-- Last Updated: Jun-18-13 1:10 PM EST --
I read somewhere that the way to do it is to stand the paddle up next to you, and reach overhead. The paddle should reach to the tip of your fingertips. But that doesn't take into account the width of the kayak. Is that the best way to do it? Thanks.
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Canoe paddle or kayak paddle?|
Posted by: Yanoer on Jun-18-13 1:10 PM (EST)
Your described method would result in a verrrrrrrrrry long single blade canoe paddle.
Crazy systems out there|
Posted by: jimyaker on Jun-18-13 2:43 PM (EST)
For kayak paddles..|
Posted by: countrygent on Jun-18-13 2:53 PM (EST)
this is a good starting place.
Posted by: suiram on Jun-18-13 3:05 PM (EST)
Two styles of paddling - Low Angle, High Angle, and In Between. I suppose that makes for three styles then. And then there are Traditional Folks. This is going nowhere fast.
Good points. But "shorter" or "longer" |
Posted by: g2d on Jun-18-13 5:40 PM (EST)
depends on who is giving the advice. I can use my 206 cm paddles very effectively on my Necky touring kayak. But I like those 206 cm paddles just as much for my ww kayaks, and some kayakers can't understand that.
Posted by: suiram on Jun-19-13 11:12 AM (EST)
At 5'9 I typically use 210 for touring boat, unless there are two many rocks around, then 194cm Sidekick comes out. But, I never used my 210cm for playboating - it is too fragile ;)
no hard and fast rules|
Posted by: willowleaf on Jun-19-13 10:36 AM (EST)
There are all sorts of charts and metrics suggestions but I think it all comes down to what feels right for you. I've bought paddles based on complex metrics (had a custom carved Greenland paddle made based on about 10 factors) and also ended up with a range of sizes that came with boats I bought used. I'm a short-armed, short waisted 5' 5" person who tends to paddle with a high angle in narrow-beamed sea kayaks. All the charts tend to say I should be using shorter paddles but I have tried them and settled on the lengths that I use now by trial and error. My favorite paddles range from 213 cm (the GP which I use with 21" wide boats) to 230 cm that I use for a 25" folding kayak and a 32" canoe bow position. My WW paddle is 205 cm.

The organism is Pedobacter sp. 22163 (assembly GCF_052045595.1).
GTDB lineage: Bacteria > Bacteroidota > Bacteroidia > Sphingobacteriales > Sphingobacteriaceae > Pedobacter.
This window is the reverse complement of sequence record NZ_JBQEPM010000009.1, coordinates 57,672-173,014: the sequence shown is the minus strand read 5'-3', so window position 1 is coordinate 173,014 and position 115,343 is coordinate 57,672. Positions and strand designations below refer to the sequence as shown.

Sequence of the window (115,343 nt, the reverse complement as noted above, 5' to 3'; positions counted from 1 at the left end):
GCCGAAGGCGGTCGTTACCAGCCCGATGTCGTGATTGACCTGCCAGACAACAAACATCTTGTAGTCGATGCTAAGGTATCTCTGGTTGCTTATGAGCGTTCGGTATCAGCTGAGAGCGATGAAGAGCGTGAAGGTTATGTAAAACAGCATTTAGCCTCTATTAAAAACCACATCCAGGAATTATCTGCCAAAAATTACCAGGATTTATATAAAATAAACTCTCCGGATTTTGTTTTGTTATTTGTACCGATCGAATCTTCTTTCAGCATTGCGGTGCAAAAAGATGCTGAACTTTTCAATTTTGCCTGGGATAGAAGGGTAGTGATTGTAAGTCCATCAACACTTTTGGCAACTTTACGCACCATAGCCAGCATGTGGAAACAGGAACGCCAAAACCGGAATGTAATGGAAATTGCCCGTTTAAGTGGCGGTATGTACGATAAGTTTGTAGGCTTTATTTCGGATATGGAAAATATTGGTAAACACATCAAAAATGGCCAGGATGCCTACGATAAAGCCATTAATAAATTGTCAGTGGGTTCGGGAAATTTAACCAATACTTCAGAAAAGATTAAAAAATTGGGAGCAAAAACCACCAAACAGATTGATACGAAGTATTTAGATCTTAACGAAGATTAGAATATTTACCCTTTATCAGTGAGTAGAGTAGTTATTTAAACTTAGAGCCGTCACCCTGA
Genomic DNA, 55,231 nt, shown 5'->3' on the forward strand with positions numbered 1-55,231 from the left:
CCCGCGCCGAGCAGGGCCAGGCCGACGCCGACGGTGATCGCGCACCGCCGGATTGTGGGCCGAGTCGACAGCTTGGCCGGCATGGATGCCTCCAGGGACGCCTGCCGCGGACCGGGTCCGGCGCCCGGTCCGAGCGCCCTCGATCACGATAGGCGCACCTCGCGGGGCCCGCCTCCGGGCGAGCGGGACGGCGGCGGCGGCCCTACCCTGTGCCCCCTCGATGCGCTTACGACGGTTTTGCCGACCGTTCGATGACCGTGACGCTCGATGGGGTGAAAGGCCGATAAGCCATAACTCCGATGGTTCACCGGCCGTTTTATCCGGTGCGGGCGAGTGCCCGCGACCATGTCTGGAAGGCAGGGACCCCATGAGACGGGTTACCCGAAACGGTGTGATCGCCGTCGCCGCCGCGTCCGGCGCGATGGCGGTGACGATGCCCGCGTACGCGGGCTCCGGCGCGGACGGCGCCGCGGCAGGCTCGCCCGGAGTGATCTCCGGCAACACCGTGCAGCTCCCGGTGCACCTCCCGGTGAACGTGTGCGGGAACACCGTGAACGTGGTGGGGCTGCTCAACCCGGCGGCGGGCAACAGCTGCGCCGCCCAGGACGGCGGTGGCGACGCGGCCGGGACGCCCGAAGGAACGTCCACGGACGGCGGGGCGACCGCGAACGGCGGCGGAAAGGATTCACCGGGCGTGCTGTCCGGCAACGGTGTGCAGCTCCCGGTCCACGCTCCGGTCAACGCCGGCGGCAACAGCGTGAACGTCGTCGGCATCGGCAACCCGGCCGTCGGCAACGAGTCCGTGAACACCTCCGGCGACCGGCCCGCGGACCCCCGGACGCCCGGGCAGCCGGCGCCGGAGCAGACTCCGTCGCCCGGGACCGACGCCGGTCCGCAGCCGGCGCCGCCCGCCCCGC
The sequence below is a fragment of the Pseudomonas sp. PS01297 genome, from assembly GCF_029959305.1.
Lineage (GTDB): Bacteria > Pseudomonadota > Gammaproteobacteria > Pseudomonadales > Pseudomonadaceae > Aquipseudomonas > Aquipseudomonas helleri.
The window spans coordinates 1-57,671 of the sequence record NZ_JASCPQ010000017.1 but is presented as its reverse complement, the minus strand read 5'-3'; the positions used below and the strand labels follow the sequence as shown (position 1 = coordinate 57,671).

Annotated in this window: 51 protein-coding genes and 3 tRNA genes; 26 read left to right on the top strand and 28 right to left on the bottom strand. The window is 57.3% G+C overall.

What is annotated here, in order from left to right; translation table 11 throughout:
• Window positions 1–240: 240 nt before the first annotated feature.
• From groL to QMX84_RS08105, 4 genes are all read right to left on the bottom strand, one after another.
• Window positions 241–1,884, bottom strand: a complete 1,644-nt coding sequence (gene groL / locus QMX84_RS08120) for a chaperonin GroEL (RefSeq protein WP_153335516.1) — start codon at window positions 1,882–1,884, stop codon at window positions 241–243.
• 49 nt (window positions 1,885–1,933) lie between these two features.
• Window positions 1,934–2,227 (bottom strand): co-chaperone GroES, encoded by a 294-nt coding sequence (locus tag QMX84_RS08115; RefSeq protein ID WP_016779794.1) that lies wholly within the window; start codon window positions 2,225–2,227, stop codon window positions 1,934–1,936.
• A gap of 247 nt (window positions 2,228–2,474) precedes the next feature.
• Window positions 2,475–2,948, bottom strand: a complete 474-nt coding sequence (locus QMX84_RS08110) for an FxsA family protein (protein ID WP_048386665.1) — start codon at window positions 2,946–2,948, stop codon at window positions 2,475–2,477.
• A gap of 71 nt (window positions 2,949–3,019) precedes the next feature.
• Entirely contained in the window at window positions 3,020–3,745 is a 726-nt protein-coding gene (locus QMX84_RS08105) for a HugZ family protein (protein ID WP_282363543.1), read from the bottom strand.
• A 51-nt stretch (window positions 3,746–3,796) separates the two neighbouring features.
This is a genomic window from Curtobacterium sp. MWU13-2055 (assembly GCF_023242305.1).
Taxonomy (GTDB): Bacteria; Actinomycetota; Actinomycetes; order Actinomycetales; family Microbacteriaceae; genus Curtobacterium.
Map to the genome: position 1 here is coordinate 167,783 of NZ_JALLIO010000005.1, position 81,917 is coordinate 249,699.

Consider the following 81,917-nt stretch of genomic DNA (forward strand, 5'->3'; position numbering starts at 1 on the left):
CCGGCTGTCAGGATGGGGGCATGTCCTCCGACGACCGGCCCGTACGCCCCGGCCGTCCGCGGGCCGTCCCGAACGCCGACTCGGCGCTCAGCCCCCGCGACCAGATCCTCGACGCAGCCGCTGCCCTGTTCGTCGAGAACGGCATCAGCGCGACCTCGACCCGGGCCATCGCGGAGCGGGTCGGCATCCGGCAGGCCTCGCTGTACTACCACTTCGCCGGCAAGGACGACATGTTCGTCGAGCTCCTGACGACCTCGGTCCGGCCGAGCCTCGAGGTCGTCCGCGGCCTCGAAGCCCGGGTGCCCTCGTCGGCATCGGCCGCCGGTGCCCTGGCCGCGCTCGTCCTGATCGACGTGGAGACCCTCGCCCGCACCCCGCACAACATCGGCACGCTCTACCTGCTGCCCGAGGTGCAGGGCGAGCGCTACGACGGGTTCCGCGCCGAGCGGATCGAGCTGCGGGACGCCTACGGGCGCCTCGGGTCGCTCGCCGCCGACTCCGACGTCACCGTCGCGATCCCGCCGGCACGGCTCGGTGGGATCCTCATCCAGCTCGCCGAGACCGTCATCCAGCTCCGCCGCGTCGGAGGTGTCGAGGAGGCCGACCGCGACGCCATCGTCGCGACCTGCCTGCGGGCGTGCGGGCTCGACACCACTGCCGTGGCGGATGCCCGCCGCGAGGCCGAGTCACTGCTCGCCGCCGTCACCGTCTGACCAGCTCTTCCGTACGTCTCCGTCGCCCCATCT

Interesting. At 6' 5" and very long |
Posted by: g2d on Jun-19-13 11:31 AM (EST)
in the torso at that, I'm probably a head higher than you sitting in a ww kayak. And I'm using a 206 cm.
It may well be too long (the ww stick)|
Posted by: willowleaf on Jun-19-13 12:57 PM (EST)
It came with the boat -- but I don't do WW often nor at a challenging enough level that it really matters. And the stretches we paddle have long flatwater sections so the length is handy there.
You made a good point. |
Posted by: g2d on Jun-19-13 5:36 PM (EST)
Take all the advice about torso rotation. But with my torso length and broad shoulders, it takes relatively little rotation to move a 206 cm paddle through a proper arc.
I'm 6'4" and 200cm is about max for WW|
Posted by: Kocho on Jun-19-13 9:57 PM (EST)
Posted by: Brent on Jun-19-13 11:14 AM (EST)
We just ran an article on this in the newsletter last week:
Posted by: JimMcC on Jun-19-13 4:27 PM (EST)
The metric you describe ...|
Posted by: wetzool on Jun-19-13 7:00 PM (EST)
is one of the more common methods used to estimate the length of a Greenland paddle. That may be where you read about it. It's approximate and works as a rough guideline for some people.